As researchers and diplomats ready themselves for a major United Nations conference on the state of the world’s oceans, the Canadian Climate Forum has released a report on acidification in domestic waters, surveying the state of knowledge of the phenomenon for the first time.
The combination of warming oceans and acidification is occurring faster and with greater intensity at high latitudes – precisely the sort of latitudes Canada’s three coasts are located in.
The researchers note that there have been only a few high quality analyses performed in Canadian coastal waters, notably in the Pacific, the St Lawrence estuary and the Labrador Sea. However, such studies are only beginning and do not yet offer an understanding on season-to-season change. The pH ‘climatology’ of Canadian waters is still largely unknown, the report states.
What we do know so far is that the impacts of acidification vary considerably depending on other conditions. For example, areas can be particularly vulnerable where water circulation is restricted. On the west coast in particular, subsurface corrosive Pacific water wells up on the outer continental shelves from south of Vancouver Island to north of Haida Gwaii. This then feeds into the restricted circulation of the Strait of Georgia. On the east coast, the researchers say that the Gulf of St Lawrence is especially vulnerable to CO2 added from the atmosphere because of restricted circulation due to shallow sills or narrow passages. As a result, CO2 cannot easily escape from the subsurface water to the atmosphere. In fjords along some parts of the Canadian coastline, carbon dioxide can build up in deeper waters with reduced circulation as organic matter sinks and decays, which together with GHG-driven acidification, can exacerbate the problem, producing comparatively sharp but local increases in acidification.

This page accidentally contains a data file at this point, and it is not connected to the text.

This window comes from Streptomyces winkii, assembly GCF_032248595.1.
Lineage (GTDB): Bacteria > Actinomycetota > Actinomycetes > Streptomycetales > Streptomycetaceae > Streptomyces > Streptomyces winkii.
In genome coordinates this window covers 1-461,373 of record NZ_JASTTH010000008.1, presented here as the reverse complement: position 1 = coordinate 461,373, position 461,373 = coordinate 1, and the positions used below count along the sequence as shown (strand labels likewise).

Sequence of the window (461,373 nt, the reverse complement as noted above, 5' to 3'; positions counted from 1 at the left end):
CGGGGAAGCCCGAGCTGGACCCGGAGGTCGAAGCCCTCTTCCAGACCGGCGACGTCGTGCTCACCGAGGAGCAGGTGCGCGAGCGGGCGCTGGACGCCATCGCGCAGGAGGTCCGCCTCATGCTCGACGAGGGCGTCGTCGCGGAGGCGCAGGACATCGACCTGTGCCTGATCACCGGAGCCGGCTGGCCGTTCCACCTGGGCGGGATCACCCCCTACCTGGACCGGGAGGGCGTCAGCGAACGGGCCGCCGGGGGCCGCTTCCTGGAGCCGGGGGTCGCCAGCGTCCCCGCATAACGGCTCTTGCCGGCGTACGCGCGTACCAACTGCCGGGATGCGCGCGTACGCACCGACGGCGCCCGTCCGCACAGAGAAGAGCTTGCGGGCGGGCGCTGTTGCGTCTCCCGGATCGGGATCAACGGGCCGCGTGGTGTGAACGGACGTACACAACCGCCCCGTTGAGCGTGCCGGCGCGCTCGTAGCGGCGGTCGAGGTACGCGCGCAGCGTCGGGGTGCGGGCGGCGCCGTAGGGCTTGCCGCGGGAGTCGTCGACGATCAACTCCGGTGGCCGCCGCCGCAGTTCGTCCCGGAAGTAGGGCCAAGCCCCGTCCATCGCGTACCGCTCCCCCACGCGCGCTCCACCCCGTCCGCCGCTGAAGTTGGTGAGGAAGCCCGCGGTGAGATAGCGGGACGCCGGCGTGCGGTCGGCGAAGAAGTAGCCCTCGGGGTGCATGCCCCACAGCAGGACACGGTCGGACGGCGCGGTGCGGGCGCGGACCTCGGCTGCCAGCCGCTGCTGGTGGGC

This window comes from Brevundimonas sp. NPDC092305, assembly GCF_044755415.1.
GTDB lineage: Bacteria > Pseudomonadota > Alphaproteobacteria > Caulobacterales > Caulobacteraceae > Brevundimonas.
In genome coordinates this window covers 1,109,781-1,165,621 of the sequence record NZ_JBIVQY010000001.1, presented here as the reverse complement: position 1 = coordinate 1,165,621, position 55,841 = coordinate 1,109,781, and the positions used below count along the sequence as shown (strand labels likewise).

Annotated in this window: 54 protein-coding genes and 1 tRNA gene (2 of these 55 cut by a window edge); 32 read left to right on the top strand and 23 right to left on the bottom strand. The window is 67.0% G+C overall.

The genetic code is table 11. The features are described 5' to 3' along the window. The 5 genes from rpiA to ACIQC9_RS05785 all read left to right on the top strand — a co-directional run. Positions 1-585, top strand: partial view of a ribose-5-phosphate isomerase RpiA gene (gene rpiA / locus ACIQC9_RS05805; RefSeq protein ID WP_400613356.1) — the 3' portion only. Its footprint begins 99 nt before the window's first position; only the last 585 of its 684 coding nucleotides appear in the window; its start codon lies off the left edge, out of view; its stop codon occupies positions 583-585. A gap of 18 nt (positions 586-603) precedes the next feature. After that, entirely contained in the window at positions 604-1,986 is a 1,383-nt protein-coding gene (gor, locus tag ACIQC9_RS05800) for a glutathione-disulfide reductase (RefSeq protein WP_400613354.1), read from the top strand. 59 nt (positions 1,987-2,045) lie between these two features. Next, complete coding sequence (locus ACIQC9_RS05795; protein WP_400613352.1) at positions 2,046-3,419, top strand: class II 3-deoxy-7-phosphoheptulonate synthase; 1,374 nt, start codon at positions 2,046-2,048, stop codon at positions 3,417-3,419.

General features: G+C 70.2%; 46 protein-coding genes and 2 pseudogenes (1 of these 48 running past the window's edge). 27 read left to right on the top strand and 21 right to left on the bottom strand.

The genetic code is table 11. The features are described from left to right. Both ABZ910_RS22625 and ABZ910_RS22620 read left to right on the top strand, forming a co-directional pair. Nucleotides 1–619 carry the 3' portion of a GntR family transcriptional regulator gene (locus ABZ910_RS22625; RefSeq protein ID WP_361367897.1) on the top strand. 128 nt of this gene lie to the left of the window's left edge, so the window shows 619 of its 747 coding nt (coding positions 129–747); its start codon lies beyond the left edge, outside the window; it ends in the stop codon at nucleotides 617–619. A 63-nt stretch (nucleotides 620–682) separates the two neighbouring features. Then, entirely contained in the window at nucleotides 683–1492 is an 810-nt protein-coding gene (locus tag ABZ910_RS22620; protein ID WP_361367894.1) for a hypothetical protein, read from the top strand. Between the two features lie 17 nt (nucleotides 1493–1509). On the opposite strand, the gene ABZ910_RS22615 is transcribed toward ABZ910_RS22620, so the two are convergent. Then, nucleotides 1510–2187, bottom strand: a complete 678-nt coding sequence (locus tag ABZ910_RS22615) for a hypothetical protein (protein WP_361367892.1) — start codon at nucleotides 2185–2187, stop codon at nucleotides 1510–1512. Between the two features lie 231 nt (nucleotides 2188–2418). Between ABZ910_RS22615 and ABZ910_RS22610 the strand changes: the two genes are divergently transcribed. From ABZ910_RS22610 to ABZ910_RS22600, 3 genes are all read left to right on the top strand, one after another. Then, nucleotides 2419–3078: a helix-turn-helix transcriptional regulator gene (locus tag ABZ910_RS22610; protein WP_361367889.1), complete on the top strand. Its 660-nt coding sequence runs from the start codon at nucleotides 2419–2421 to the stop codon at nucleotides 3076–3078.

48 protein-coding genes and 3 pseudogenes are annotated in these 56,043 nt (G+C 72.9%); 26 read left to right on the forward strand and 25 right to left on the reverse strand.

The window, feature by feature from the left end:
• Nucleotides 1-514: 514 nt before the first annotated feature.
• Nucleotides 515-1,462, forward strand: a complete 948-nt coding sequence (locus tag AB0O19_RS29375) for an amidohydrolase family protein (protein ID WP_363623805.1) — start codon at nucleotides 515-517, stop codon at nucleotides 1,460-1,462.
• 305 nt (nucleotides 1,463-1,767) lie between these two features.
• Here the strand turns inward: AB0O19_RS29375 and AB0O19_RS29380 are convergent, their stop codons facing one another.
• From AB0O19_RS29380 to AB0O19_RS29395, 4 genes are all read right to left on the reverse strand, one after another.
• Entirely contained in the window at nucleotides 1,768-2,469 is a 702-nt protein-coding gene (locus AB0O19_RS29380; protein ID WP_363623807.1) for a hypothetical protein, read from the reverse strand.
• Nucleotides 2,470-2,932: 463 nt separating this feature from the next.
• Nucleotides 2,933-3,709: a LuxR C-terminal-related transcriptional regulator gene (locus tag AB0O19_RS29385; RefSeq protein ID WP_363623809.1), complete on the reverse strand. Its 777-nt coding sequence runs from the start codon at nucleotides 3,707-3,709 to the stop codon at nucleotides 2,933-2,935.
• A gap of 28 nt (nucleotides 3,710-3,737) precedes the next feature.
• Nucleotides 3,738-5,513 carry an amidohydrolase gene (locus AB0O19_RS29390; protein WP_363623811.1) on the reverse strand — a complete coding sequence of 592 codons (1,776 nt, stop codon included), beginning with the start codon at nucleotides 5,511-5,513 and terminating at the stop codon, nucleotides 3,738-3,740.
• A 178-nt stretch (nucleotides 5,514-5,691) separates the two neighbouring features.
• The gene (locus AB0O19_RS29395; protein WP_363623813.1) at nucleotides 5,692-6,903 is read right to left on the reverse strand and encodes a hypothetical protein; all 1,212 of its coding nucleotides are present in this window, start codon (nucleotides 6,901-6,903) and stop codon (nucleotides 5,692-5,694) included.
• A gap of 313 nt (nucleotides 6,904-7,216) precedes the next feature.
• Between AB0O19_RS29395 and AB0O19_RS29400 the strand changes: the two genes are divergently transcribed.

In the Arctic, pteropod plankton, which are a key food source for fish, whales and birds, face the greatest danger. Projections suggest that they will be unable to form their shells in the Arctic by the end of the century.
The researchers conclude that Canada needs to up its game with respect to high-quality monitoring of the issue. In addition, real-time monitoring of oyster and other shellfish impacts is needed along with measures to try to control pH and temperature in aquaculture facilities. Adaptation measures include breeding of more robust species of animals using the latest genetic technologies, and identifying those locations where wild fisheries are most at risk.
Next week, the UN headquarters in New York is to host the first ever oceans conference. The aim is to be a game-changer that will reverse the decline in the health of the world’s oceans in the way that previous UN climate diplomacy has led to global action to tackle climate change. Ocean acidification will feature prominently in the conference. PICS executive director, Sybil Seitzinger, will be a panelist on a session on ocean pollution.
Energy economist Mark Jaccard helped design BC’s carbon tax, and he still supports it. But he questions just how politically viable a stringent tax—at the level needed to meet climate targets—can really be. So he also continues to explore how other policies that the public find more acceptable could work.